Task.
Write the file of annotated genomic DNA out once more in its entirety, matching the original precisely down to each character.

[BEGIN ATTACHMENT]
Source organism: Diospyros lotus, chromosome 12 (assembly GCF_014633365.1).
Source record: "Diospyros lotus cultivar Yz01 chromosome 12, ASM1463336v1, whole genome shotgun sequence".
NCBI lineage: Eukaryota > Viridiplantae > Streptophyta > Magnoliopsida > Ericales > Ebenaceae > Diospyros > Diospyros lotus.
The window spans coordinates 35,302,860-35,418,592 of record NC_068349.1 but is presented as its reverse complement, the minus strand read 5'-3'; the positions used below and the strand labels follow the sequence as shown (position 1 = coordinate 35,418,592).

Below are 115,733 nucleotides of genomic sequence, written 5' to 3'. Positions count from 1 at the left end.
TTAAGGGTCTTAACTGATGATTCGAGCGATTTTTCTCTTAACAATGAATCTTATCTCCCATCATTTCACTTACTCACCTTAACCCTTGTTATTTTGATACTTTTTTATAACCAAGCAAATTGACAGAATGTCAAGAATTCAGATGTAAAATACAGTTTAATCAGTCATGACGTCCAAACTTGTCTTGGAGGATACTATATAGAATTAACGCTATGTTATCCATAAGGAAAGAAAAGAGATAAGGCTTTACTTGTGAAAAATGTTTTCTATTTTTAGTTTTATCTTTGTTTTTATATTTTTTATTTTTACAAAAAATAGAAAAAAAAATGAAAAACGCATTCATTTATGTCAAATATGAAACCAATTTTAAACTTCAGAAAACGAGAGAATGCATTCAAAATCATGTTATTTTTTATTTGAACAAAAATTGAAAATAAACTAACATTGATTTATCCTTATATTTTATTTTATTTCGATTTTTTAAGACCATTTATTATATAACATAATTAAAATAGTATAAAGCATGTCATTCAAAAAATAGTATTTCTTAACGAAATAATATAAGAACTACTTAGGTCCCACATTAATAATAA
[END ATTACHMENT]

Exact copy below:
Source organism: Diospyros lotus, chromosome 12 (assembly GCF_014633365.1).
Source record: "Diospyros lotus cultivar Yz01 chromosome 12, ASM1463336v1, whole genome shotgun sequence".
NCBI lineage: Eukaryota > Viridiplantae > Streptophyta > Magnoliopsida > Ericales > Ebenaceae > Diospyros > Diospyros lotus.
The window spans coordinates 35,302,860-35,418,592 of record NC_068349.1 but is presented as its reverse complement, the minus strand read 5'-3'; the positions used below and the strand labels follow the sequence as shown (position 1 = coordinate 35,418,592).

Below are 115,733 nucleotides of genomic sequence, written 5' to 3'. Positions count from 1 at the left end.
TTAAGGGTCTTAACTGATGATTCGAGCGATTTTTCTCTTAACAATGAATCTTATCTCCCATCATTTCACTTACTCACCTTAACCCTTGTTATTTTGATACTTTTTTATAACCAAGCAAATTGACAGAATGTCAAGAATTCAGATGTAAAATACAGTTTAATCAGTCATGACGTCCAAACTTGTCTTGGAGGATACTATATAGAATTAACGCTATGTTATCCATAAGGAAAGAAAAGAGATAAGGCTTTACTTGTGAAAAATGTTTTCTATTTTTAGTTTTATCTTTGTTTTTATATTTTTTATTTTTACAAAAAATAGAAAAAAAAATGAAAAACGCATTCATTTATGTCAAATATGAAACCAATTTTAAACTTCAGAAAACGAGAGAATGCATTCAAAATCATGTTATTTTTTATTTGAACAAAAATTGAAAATAAACTAACATTGATTTATCCTTATATTTTATTTTATTTCGATTTTTTAAGACCATTTATTATATAACATAATTAAAATAGTATAAAGCATGTCATTCAAAAAATAGTATTTCTTAACGAAATAATATAAGAACTACTTAGGTCCCACATTAATAATAA